In his message Mr. Hemenway referred to an article he wrote for The Chronicle Review in 1999. In the essay he made a plea to increase scientific literacy across the nation. He also wrote that "many Kansans are working busily to protect Kansas schoolchildren from the poor science of the Board of Education."
The text of Monday's email message follows:
Following is the text of Mr. Hemenway's message to university faculty and staff members.
Six years ago The Chronicle of Higher Education published a column I wrote on the evolution controversy. My point of view then, and remarks I have made publicly many times since, should surprise no one: Evolution is the central unifying principle of modern biology, and it must be taught in our high schools, universities, and colleges. On a personal level, I see no contradiction in being a person of faith who believes in God and evolution, and I'm sure many others at this university agree.
But the attack on evolution continues across America and compels me to again state the obvious: The University of Kansas is a major public research university, a scientific community. We are committed to fact-based research and teaching. As an academic, scientific community, we must affirm scientific principles.
The university's position is not an attack on anyone. We respect the right of the individual to his or her beliefs, including faith-based beliefs about creation. However, creationism and intelligent design are most appropriately taught in a religion, philosophy, or sociology class, rather than a science class.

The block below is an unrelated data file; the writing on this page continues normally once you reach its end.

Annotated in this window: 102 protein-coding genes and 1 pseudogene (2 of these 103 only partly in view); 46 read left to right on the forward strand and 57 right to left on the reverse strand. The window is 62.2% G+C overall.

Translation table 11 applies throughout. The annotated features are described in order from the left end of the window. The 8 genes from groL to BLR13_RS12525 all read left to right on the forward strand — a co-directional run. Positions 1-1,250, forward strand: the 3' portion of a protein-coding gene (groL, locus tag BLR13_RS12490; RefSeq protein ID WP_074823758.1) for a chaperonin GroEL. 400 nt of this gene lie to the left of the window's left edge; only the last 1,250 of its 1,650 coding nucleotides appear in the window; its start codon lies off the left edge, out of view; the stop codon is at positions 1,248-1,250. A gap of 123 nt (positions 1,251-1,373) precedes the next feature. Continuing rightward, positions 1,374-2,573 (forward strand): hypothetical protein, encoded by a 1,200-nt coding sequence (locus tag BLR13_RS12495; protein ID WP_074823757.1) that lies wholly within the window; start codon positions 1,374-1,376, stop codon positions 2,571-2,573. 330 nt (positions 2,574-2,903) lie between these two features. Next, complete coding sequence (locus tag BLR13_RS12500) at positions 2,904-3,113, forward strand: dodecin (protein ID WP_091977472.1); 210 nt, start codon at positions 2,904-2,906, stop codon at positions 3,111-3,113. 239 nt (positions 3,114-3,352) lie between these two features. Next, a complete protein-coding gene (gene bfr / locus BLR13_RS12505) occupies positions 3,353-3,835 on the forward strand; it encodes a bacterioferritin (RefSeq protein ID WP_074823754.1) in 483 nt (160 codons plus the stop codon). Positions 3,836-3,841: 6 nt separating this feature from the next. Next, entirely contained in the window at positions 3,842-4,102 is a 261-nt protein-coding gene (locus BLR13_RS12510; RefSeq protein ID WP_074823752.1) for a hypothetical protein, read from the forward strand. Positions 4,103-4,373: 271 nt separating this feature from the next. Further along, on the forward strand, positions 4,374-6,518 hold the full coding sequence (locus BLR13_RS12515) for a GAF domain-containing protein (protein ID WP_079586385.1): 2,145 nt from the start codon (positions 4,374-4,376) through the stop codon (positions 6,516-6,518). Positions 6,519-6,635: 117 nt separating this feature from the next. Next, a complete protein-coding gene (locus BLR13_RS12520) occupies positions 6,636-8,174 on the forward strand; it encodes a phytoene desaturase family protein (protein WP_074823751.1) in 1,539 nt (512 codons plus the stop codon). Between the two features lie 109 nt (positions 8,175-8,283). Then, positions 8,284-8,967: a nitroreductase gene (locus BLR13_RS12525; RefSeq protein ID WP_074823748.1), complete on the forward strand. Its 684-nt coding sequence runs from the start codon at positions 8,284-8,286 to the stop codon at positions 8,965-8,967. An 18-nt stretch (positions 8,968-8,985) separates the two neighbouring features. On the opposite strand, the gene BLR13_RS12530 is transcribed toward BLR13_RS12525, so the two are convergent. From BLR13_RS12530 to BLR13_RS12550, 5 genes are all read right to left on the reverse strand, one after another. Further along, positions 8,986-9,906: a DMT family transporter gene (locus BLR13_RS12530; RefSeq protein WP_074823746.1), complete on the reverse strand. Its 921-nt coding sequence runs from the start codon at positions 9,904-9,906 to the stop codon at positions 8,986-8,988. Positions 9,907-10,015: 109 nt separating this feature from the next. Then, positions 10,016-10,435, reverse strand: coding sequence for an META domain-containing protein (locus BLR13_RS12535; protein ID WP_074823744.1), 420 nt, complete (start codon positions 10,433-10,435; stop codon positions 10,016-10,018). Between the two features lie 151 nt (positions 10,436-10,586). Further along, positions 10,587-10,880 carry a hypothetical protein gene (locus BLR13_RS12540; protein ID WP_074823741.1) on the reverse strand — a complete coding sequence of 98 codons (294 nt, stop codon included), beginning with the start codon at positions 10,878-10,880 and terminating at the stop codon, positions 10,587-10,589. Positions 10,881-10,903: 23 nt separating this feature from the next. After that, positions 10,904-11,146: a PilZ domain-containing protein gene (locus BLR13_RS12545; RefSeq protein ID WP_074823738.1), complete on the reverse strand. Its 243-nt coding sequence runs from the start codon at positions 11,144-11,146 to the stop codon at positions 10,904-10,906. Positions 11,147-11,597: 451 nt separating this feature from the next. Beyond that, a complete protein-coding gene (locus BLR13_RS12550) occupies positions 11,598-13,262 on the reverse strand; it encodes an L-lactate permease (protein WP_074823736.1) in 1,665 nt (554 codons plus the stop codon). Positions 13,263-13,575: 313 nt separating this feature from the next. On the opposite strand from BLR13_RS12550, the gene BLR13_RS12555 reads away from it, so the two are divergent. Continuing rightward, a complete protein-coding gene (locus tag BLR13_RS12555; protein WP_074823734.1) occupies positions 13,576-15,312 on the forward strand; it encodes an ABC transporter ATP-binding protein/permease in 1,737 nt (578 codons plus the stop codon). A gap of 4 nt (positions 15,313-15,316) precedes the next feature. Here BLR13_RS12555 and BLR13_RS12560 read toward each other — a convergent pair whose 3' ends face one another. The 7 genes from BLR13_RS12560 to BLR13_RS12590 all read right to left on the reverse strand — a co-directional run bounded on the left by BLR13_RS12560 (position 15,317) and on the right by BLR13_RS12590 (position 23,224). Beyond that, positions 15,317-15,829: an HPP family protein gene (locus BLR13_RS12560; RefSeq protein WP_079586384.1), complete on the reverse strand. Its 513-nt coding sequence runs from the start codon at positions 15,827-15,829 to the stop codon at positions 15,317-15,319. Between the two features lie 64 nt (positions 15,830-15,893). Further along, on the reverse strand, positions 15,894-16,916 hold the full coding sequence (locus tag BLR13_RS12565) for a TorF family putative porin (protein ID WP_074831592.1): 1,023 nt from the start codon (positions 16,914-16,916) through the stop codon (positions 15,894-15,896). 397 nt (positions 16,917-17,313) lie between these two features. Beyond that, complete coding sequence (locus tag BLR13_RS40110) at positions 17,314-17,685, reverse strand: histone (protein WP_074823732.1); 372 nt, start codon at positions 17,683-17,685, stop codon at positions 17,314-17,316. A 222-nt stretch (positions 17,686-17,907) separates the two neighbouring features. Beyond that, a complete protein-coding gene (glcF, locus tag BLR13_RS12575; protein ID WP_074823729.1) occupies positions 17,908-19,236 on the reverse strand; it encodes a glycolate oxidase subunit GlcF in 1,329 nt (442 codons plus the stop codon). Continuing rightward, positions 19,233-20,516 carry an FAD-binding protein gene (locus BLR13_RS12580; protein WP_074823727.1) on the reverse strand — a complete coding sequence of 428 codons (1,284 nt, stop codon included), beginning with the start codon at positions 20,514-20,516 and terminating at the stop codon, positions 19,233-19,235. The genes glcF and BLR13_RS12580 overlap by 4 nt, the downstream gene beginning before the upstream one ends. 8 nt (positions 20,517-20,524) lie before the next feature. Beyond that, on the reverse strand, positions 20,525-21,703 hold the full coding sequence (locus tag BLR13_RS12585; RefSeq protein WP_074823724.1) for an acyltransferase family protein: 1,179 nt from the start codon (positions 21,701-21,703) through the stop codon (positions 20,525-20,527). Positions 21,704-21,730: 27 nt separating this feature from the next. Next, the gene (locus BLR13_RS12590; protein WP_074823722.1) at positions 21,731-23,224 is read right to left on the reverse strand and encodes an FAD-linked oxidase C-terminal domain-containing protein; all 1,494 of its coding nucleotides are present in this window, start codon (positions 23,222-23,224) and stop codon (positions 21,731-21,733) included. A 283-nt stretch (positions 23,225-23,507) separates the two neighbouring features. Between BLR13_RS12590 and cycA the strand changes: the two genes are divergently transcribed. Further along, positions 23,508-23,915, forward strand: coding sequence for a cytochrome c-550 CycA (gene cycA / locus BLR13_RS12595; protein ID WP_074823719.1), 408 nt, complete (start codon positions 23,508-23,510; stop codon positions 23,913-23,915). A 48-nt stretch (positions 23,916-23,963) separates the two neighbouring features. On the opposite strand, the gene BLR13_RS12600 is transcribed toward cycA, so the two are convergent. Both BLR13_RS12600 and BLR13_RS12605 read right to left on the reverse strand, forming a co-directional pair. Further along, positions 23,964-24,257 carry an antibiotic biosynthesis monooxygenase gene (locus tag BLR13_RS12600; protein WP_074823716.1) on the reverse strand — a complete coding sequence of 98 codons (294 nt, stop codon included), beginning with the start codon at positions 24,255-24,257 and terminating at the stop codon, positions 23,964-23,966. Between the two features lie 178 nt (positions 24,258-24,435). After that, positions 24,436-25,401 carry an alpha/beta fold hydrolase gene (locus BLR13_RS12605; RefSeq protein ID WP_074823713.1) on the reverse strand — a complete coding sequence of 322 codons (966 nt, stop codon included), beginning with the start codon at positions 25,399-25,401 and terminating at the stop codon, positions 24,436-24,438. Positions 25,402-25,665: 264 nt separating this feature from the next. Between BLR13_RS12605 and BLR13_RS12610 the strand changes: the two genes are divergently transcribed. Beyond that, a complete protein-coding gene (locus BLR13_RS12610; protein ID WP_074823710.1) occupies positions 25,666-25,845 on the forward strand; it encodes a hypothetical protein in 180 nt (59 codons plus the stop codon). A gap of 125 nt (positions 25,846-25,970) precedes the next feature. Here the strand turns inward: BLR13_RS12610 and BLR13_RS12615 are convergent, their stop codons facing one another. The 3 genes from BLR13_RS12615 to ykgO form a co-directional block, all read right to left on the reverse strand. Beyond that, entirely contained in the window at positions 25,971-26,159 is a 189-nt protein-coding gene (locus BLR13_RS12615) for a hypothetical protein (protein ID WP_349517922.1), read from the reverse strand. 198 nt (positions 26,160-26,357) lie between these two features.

I encourage students, faculty, and staff to take the opportunity to see the "Explore Evolution" exhibit that will open November 1 at the KU Natural History Museum and Biodiversity Center at Dyche Hall. The exhibit focuses on seven contemporary research projects that contribute to our knowledge of evolution in creatures large and small, from a study of farmer ants to an analysis of the fossils of whales. A grant from the National Science Foundation funded six museums to create the exhibit. I applaud our Natural History Museum for partnering in this project along with the Science Museum of Minnesota and the natural-history museums at the universities of Michigan, Oklahoma, Nebraska, and Texas.
The United States cannot accept efforts to undermine the teaching of science. Our focus should be to raise the level of scientific literacy among our citizenry because we face a critical shortage of scientists in the next two decades. As a public research university, we have a special mission to educate tomorrow's scientists and to support the science teachers who will inspire young people to become chemists, geologists, biologists, and physicists. Let us use the evolution controversy to intensify our efforts to provide a world-class education to our students and to support the faculty who engage in the important research and teaching missions of our schools and universities.